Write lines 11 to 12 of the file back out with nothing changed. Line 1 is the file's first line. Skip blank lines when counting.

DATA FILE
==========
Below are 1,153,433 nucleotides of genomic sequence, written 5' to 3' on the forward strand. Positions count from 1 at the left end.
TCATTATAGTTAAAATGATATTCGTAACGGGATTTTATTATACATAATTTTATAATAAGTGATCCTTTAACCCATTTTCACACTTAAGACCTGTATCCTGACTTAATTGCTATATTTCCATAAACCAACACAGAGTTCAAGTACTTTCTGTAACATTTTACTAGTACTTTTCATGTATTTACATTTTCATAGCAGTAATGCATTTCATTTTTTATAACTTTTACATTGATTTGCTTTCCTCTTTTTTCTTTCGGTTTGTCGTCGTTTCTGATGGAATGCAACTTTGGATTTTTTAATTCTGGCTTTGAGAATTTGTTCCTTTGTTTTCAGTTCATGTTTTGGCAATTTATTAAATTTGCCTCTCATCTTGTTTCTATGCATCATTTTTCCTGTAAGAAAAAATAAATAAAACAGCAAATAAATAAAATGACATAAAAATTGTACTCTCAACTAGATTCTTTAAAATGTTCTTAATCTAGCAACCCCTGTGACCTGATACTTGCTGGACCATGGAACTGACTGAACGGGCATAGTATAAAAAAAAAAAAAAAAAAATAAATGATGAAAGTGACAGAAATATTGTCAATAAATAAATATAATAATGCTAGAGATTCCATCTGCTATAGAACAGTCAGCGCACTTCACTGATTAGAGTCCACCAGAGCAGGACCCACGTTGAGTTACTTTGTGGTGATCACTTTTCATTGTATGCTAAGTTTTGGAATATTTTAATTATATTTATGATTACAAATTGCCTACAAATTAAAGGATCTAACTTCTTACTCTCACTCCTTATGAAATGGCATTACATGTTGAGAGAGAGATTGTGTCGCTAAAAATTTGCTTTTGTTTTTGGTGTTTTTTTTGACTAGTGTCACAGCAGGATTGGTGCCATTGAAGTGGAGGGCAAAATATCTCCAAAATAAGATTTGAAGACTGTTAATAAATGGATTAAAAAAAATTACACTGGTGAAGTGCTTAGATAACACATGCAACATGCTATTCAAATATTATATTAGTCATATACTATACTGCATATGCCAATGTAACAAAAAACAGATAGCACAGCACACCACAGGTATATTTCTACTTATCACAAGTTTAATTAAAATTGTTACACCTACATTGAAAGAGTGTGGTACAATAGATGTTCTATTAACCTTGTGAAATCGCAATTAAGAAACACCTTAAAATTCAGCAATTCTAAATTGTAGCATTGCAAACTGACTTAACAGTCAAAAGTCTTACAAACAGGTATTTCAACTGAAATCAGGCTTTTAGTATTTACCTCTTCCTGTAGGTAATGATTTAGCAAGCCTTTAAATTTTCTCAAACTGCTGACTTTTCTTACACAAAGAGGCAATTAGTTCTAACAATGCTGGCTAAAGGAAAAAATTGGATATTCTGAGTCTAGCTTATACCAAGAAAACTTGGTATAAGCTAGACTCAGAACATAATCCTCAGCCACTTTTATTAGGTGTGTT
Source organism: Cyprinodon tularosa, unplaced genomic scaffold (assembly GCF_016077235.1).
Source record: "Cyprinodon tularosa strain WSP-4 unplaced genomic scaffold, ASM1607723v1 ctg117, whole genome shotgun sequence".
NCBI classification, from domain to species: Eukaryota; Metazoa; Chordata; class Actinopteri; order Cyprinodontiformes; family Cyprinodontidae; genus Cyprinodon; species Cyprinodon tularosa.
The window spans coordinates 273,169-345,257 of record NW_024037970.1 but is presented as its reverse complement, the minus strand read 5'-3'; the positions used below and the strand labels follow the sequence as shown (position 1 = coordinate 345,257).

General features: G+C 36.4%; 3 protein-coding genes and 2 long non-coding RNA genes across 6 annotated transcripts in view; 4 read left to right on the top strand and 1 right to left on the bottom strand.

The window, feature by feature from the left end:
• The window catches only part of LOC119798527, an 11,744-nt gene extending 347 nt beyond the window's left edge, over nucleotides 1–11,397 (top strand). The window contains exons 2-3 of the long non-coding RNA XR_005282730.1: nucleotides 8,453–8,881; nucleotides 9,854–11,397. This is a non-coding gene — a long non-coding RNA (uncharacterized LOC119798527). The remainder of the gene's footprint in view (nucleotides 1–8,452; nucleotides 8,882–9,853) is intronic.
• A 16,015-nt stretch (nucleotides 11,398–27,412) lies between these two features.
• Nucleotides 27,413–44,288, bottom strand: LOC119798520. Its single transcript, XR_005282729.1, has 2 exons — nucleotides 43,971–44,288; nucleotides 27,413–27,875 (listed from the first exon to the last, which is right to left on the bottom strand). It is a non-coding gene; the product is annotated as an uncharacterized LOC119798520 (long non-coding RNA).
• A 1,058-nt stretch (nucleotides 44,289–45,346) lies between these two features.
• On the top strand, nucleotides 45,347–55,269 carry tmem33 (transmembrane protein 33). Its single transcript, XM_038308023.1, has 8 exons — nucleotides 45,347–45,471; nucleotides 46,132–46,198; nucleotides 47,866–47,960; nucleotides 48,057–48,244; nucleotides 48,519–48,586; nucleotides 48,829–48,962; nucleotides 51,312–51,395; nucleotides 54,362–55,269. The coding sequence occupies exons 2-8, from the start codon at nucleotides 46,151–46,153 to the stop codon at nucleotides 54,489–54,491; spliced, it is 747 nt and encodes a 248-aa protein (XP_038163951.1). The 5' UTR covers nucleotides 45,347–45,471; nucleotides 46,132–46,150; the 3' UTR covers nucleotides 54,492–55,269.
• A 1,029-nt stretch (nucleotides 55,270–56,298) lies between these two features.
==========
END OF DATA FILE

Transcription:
• Nucleotides 27,413–44,288, bottom strand: LOC119798520. Its single transcript, XR_005282729.1, has 2 exons — nucleotides 43,971–44,288; nucleotides 27,413–27,875 (listed from the first exon to the last, which is right to left on the bottom strand). It is a non-coding gene; the product is annotated as an uncharacterized LOC119798520 (long non-coding RNA).
• A 1,058-nt stretch (nucleotides 44,289–45,346) lies between these two features.